v Hull Armour

Hull
Armour


To
Vehicles

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Ultimate
Equipment Guide II

Author
Greg Lynch, J. C. Alvarez

Publisher Mongoose
Publishing


Publish date 2005

ISBN 1-904854-97-4

OGL Section 15 ueg2

Content Puller Mark Gedak

Netbook
can be found on the following website

The
Grand OGL Wiki

The material
below is designated as Open Game Content

Hideously expensive, hull
armour is nonetheless a vital component for any ship intending to engage in
ship to ship combat, or planning to travel through waters inhabited by hostile
creatures.

Initially, hull armour
was intended to cover only a few feet of a ship’s hull, just above and
just below the waterline, to protect it from the devastating attack of an enemy
ship’s ram. In time, however, hull armour began to creep upward, eventually
extending to just a few inches below the gunwale of the ship and offering it
protection from the stones and bolts of siege engines like the ballista and
the catapult. Hull armour reduces the damage done by an enemy ship’s ram
by five points, and subtracts one damage die from the damage done by any siege
engine attack (for example, a ballista would deal only 2d8 damage against a
ship equipped with hull armour). It is important for Games Masters to remember
that hull armour only protects against attacks that impact the hull itself,
not the deck or rigging of the ship.

If desired, it is possible
for the shipwrights to cover the entire hull of the ship, from keel to gunwale,
with armour. This option, though it makes hull armour even more frighteningly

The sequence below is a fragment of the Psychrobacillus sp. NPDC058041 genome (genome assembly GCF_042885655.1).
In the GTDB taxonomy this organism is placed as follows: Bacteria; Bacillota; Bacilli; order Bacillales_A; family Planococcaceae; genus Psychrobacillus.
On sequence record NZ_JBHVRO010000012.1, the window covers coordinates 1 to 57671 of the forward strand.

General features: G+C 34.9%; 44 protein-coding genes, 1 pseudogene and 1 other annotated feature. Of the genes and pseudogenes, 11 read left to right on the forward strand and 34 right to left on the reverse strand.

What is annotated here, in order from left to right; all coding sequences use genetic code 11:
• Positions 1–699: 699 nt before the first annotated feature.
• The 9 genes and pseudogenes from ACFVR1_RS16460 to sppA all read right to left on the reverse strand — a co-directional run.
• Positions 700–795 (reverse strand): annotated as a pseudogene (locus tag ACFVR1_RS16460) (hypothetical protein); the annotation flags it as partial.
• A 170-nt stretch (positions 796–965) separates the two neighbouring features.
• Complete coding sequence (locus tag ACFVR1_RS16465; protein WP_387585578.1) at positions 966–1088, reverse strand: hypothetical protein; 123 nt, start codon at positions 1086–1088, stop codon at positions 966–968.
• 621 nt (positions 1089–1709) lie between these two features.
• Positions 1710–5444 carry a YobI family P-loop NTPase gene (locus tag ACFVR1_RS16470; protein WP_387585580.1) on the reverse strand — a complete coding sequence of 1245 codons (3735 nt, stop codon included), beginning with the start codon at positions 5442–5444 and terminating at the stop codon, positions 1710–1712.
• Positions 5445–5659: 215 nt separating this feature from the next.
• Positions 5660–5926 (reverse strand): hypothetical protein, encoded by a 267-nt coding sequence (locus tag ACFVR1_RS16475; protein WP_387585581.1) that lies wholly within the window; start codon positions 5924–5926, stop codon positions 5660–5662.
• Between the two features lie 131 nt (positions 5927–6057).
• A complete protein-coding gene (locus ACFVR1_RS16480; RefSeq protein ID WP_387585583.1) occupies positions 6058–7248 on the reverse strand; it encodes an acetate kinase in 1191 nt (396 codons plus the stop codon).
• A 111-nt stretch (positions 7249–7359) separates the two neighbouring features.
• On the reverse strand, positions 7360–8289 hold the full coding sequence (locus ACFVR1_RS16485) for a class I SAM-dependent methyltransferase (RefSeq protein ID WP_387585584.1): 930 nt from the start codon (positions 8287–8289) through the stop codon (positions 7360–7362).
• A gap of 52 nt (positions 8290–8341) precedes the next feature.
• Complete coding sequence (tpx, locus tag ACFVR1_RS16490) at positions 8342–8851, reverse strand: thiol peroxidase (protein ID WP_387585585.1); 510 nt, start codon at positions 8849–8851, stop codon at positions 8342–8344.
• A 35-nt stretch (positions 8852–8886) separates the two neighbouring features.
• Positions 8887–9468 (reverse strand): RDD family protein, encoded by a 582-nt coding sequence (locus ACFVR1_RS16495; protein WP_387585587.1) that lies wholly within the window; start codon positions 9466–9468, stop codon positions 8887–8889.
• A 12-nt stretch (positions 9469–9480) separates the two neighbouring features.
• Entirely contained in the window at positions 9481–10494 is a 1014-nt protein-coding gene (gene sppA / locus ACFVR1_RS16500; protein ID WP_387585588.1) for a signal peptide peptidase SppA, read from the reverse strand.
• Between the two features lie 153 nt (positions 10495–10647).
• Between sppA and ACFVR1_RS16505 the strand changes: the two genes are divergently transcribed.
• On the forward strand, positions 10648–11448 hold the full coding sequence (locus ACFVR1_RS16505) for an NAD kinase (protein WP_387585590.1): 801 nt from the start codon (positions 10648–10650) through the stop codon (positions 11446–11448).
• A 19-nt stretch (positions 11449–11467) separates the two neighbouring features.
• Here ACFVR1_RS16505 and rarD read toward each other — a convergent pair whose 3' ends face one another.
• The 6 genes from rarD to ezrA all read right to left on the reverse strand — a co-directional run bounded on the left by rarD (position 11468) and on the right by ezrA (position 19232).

expensive, is considered indispensable by captains who fear they will face other
foes than enemy ships in their voyages. Extending hull armour across the entire
hull can help stave off attacks by hostile undersea creatures like sahaugin,
who otherwise enjoy hacking holes into the hulls of ships. To extend hull armour’s
coverage to encompass the entire hull, double the price of the armour.

Hull armour is composed
of sheets of bronze or copper. Though softer and weaker than steel, these metals
can survive long immersion in salt water, where steel cannot. Hull armour is
sold in ten-foot wide sections. To determine the number of sections required
to protect a ship, double the ship’s length and divide by ten. For example,
a 100-foot long warship would require 20 sections of hull armour to protect
it. The price of hull armour does include installation.

Hull Armour (10-foot
section): 1,500 gp

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To
Vehicles

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